I arrived this morning around 9:30. The flight was on time and my bag was the first one on the carousel! My bosses were still to waiting for their bags so they let me go ahead as we were staying in different hotels anyway. Enroute to Royal House Hotel where I made telephone reservations a few days before, I asked the driver if Sampaguita Inn (which seems quite popular in the internet) was any good and he said it was. The location was also nearer to Rizal Promenade than Royal House and much cheaper. A quick call confirmed it— 450 for single compared to Royal’s 650—however, rooms were booked so back to my original reservation. It wasn’t a bad choice either with its easy-access to location the Rizal Promenade, Rizal St., Aldevinco and Marco Polo Hotel where my bosses were staying. The hotel was large but the single room was smallish but clean and the aircon was cold. There was free wifi too though only in the lobby. The room came with free breakfast.
Marco Polo, where I was to meet my bosses, was just a 15 minute walk from the hotel so I took the chance to acquaint myself with the surrounding streets. Past trips have mostly been centered around specific activities so it would be my first time to really be able to explore the city even if it meant just a weekend. The searing sun didn’t deter from walking, I simply docked underneath the porches of the buildings lining CM Recto. Passing by a couple of local run-down cinemas, the Davao Theater and Odeon, I remembered the movie “Serbis.” Odeon was closed while Davao Theater was running soft-porn flicks. I was tempted to go inside just to see and feel the atmosphere.
I had lunch at Jai Tan Food Center at the corner of Bonifacio and Recto. It seemed quite popular with the locals. For Php 114, I had a cup of rice, pinakbet which was made more tasty with taro, and a crispy pancake of small dilis. Dessert was ube which wasn’t very good. At least, the Durian Cheesecake I had at Bo’s Coffeein the afternoon more than made up for it. This was top in my to-do list as an avowed durian lover, I just had to have this wonderful dessert ever since I first tried it a couple of years ago. It was sweetened and flavored just right with none of the overpowering aftertaste that durian has sometimes. I saved the dollop of durian preserve for last 🙂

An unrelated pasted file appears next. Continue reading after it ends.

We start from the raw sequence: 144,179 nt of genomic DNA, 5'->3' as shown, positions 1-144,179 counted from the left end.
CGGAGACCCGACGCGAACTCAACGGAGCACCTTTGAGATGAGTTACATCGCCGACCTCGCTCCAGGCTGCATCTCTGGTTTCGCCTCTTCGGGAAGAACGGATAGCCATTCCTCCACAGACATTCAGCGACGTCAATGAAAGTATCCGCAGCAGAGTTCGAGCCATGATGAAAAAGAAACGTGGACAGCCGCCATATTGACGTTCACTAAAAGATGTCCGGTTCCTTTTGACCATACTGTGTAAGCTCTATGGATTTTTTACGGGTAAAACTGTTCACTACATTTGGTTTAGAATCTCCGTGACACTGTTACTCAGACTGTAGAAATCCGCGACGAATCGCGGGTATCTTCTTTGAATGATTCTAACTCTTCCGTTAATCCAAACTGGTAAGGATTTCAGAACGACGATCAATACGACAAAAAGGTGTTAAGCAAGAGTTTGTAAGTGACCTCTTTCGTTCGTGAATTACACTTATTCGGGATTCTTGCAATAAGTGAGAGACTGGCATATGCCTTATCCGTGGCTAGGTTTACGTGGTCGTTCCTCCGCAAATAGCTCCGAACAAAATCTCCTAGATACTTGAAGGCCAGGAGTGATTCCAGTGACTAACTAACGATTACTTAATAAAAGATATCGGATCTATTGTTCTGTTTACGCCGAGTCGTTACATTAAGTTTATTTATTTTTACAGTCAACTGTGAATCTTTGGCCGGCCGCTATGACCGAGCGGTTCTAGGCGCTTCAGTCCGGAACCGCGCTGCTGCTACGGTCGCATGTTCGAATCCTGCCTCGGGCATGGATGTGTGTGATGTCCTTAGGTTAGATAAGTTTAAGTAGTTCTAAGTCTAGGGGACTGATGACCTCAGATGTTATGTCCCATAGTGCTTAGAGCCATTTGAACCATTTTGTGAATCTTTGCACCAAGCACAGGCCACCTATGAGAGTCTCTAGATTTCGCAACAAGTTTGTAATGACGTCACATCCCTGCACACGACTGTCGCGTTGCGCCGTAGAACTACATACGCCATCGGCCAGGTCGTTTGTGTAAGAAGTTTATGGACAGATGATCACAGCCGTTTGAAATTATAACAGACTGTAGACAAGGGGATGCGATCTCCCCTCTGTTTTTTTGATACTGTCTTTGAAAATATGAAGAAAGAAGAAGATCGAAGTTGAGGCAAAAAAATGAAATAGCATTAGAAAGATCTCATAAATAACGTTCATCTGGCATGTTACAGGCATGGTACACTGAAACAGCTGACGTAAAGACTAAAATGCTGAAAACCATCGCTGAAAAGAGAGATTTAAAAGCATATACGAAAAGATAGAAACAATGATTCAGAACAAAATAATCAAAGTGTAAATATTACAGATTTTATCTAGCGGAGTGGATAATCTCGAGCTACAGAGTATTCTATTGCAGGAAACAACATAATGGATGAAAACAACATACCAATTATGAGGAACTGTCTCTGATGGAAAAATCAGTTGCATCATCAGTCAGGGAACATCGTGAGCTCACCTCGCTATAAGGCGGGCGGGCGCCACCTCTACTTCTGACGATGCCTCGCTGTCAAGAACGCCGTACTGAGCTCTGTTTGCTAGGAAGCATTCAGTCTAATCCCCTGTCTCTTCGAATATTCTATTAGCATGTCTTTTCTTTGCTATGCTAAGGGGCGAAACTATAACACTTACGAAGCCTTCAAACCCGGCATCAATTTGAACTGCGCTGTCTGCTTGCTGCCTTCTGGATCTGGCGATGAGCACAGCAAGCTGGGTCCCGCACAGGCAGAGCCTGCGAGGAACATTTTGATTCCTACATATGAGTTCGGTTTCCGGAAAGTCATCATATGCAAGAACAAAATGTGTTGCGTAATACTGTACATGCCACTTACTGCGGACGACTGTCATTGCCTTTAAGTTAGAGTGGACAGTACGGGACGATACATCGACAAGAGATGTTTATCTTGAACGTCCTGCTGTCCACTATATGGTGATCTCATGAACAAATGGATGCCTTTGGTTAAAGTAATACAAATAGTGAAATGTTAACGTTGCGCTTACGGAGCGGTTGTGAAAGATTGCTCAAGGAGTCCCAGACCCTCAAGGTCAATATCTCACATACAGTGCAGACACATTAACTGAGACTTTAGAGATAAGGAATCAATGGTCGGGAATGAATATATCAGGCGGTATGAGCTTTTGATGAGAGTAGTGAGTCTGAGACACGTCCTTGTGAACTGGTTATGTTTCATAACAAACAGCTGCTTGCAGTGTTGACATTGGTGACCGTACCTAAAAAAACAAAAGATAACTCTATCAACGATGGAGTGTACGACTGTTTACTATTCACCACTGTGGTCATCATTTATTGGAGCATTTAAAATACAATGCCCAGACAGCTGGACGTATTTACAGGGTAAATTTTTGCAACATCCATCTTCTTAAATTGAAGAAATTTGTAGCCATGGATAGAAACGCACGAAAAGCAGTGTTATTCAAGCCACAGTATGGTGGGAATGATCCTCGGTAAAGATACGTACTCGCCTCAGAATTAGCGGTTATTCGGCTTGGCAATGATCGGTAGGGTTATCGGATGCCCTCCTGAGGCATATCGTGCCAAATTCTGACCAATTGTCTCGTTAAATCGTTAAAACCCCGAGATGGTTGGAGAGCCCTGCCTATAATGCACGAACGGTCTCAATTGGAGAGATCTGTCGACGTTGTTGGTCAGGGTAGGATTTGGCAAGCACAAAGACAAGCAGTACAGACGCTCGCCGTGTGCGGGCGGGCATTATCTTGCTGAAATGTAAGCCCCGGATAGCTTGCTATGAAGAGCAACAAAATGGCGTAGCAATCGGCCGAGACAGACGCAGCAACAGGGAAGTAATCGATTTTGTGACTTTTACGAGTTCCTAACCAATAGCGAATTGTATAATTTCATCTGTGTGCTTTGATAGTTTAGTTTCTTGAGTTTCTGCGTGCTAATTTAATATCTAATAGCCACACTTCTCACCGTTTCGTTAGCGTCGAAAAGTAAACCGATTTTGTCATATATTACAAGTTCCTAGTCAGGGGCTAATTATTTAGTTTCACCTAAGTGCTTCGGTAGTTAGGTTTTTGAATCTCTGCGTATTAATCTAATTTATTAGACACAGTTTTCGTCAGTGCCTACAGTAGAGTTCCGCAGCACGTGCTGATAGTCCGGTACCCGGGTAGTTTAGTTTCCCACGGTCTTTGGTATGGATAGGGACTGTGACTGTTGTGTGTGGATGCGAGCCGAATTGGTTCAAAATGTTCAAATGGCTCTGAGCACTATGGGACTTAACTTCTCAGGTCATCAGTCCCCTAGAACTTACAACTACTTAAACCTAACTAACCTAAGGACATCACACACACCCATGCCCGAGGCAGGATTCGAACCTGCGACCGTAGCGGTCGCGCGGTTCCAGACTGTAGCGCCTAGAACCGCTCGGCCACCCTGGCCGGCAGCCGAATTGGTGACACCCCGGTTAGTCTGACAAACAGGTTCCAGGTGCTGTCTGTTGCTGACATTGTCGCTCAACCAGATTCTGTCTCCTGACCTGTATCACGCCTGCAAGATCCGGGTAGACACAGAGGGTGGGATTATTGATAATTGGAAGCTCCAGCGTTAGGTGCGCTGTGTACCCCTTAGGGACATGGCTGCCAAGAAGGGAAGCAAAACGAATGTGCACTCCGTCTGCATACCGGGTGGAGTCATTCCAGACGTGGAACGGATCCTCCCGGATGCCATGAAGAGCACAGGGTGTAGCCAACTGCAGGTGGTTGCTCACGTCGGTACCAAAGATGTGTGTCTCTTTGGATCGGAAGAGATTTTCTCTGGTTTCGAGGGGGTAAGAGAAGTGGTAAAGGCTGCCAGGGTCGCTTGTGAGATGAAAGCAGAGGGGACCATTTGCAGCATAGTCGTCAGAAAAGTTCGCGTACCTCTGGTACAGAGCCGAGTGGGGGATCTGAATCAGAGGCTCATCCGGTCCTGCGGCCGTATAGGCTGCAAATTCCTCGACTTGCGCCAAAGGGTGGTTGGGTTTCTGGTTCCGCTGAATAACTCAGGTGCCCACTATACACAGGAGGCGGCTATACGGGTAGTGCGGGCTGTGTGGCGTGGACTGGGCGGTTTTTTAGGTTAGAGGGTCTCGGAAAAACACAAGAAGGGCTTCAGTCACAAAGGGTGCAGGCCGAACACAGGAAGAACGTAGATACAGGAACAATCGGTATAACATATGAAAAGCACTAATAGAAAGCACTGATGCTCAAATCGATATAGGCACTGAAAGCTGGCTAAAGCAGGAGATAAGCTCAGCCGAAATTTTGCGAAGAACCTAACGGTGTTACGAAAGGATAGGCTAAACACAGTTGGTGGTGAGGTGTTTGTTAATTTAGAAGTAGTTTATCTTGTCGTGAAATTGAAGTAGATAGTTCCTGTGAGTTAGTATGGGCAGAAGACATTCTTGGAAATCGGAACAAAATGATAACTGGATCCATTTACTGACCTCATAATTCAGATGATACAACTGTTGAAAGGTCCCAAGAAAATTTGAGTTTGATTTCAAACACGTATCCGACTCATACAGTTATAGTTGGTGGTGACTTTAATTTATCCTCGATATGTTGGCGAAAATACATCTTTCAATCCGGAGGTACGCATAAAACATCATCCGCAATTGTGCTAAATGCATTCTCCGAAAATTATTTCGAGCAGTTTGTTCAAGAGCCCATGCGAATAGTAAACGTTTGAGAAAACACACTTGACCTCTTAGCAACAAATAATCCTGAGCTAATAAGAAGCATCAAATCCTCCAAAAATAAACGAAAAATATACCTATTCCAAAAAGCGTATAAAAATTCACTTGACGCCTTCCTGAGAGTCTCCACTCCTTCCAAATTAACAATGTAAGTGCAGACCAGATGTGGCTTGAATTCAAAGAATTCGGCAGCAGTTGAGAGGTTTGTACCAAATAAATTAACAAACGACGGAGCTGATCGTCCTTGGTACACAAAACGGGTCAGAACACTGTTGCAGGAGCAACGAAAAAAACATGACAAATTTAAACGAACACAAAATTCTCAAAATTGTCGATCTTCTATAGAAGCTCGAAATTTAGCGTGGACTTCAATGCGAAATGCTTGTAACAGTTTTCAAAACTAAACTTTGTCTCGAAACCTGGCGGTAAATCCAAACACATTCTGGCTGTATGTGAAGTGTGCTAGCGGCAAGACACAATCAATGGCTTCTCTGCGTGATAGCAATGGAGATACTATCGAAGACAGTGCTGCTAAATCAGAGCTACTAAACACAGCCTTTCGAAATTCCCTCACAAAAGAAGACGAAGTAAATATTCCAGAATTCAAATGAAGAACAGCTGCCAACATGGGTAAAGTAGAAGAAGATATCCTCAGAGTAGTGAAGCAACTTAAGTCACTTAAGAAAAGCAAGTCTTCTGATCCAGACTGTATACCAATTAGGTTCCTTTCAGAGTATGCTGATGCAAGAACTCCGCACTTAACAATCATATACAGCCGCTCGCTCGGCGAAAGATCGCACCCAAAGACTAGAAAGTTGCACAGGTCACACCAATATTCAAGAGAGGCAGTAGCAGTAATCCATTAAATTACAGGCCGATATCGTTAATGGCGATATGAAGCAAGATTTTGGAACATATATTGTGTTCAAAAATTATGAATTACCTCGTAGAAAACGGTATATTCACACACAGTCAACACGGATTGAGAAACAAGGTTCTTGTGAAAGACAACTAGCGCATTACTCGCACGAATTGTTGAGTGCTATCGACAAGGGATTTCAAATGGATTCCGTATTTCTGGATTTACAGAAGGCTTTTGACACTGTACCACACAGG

With business over and done with, I had the rest of the weekend to do Davao.
When in Davao, I head straight to Aldevinco for shopping. This rabbit warren of stalls sells mostly souvenir shirts and stuff made from batik imported from Malaysia and Indonesia. But the real finds are in a couple of shops that sell old and antique items ranging from brassware to textiles to musical instruments and everything else in between. My favorite has always been Omar Souvenir Shop. It stands out from all the shops because it’s the only that sells really authentic items. Like a shop of curiosities, there are so many items to discover. Of course there are the newer more tourist-oriented items like bead necklaces and purses. But the real finds are in the textiles such as the different malong (tubular cloth worn by both men and women) with the older ones costing thousands of pesos. I like to run my hands on the smooth royal malong which only royalty could wear. I could spend hours just browsing the dusty items stacked in shelves and dusty corners. I remember one of my early trips in that shop years ago, rummaging in one corner, I pulled-out a dust-covered gabbang (xylophone) with an intricately carved stand that hadn’t seen the light of day from the dark recess in the shop where it had probably lain for years. I offered to buy it for Php 1,500 telling the shopkeeper that no one would buy it anyway and if they really were keen on selling it, why was it hidden and forgotten in some corner. That was a really good bargain. There seemed to be more musical instruments now as I saw saronays, gabbangs and a couple of large intricately carved lutes with rounded sounding boards from Lanao. They looked so graceful and so beautiful like Middle Eastern lutes. The tag price was hefty too—Php 18,000. Thank goodness, my credit card hadn’t cleared yet or I would have run amuck and gone home with one of those Lanao lutes, a saronay, a double-headed drum, and a kulintang set. Before evil thoughts could enter my mind and lead me to the ATM, I skeddadled out of the store and made my way to People’s Park.